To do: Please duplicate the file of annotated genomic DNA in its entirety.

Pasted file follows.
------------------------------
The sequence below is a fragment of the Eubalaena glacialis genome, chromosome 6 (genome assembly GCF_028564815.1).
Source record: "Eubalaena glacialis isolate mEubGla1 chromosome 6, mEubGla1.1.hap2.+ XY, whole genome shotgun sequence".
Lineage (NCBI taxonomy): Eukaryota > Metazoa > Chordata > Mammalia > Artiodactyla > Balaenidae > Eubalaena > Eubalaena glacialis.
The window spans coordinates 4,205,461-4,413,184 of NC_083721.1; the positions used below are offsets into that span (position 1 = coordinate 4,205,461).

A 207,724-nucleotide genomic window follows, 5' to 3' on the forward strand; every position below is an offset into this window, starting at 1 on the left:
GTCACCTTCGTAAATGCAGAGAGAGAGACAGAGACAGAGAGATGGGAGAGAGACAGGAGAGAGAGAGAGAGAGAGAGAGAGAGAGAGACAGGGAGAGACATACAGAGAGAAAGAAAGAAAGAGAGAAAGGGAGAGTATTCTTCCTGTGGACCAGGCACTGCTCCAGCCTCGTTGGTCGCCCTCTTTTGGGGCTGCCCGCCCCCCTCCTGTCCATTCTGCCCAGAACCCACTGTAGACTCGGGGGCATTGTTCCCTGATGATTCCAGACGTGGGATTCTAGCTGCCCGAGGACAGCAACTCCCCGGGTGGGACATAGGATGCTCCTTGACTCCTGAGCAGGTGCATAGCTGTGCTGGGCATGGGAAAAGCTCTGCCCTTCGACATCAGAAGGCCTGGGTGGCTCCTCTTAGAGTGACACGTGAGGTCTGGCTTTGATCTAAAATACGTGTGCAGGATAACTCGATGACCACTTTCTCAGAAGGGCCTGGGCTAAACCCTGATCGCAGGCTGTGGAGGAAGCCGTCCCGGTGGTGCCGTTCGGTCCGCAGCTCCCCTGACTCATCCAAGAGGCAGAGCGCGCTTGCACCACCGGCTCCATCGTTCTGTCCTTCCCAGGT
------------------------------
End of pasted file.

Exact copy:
The sequence below is a fragment of the Eubalaena glacialis genome, chromosome 6 (genome assembly GCF_028564815.1).
Source record: "Eubalaena glacialis isolate mEubGla1 chromosome 6, mEubGla1.1.hap2.+ XY, whole genome shotgun sequence".
Lineage (NCBI taxonomy): Eukaryota > Metazoa > Chordata > Mammalia > Artiodactyla > Balaenidae > Eubalaena > Eubalaena glacialis.
The window spans coordinates 4,205,461-4,413,184 of NC_083721.1; the positions used below are offsets into that span (position 1 = coordinate 4,205,461).

A 207,724-nucleotide genomic window follows, 5' to 3' on the forward strand; every position below is an offset into this window, starting at 1 on the left:
GTCACCTTCGTAAATGCAGAGAGAGAGACAGAGACAGAGAGATGGGAGAGAGACAGGAGAGAGAGAGAGAGAGAGAGAGAGAGAGAGACAGGGAGAGACATACAGAGAGAAAGAAAGAAAGAGAGAAAGGGAGAGTATTCTTCCTGTGGACCAGGCACTGCTCCAGCCTCGTTGGTCGCCCTCTTTTGGGGCTGCCCGCCCCCCTCCTGTCCATTCTGCCCAGAACCCACTGTAGACTCGGGGGCATTGTTCCCTGATGATTCCAGACGTGGGATTCTAGCTGCCCGAGGACAGCAACTCCCCGGGTGGGACATAGGATGCTCCTTGACTCCTGAGCAGGTGCATAGCTGTGCTGGGCATGGGAAAAGCTCTGCCCTTCGACATCAGAAGGCCTGGGTGGCTCCTCTTAGAGTGACACGTGAGGTCTGGCTTTGATCTAAAATACGTGTGCAGGATAACTCGATGACCACTTTCTCAGAAGGGCCTGGGCTAAACCCTGATCGCAGGCTGTGGAGGAAGCCGTCCCGGTGGTGCCGTTCGGTCCGCAGCTCCCCTGACTCATCCAAGAGGCAGAGCGCGCTTGCACCACCGGCTCCATCGTTCTGTCCTTCCCAGGT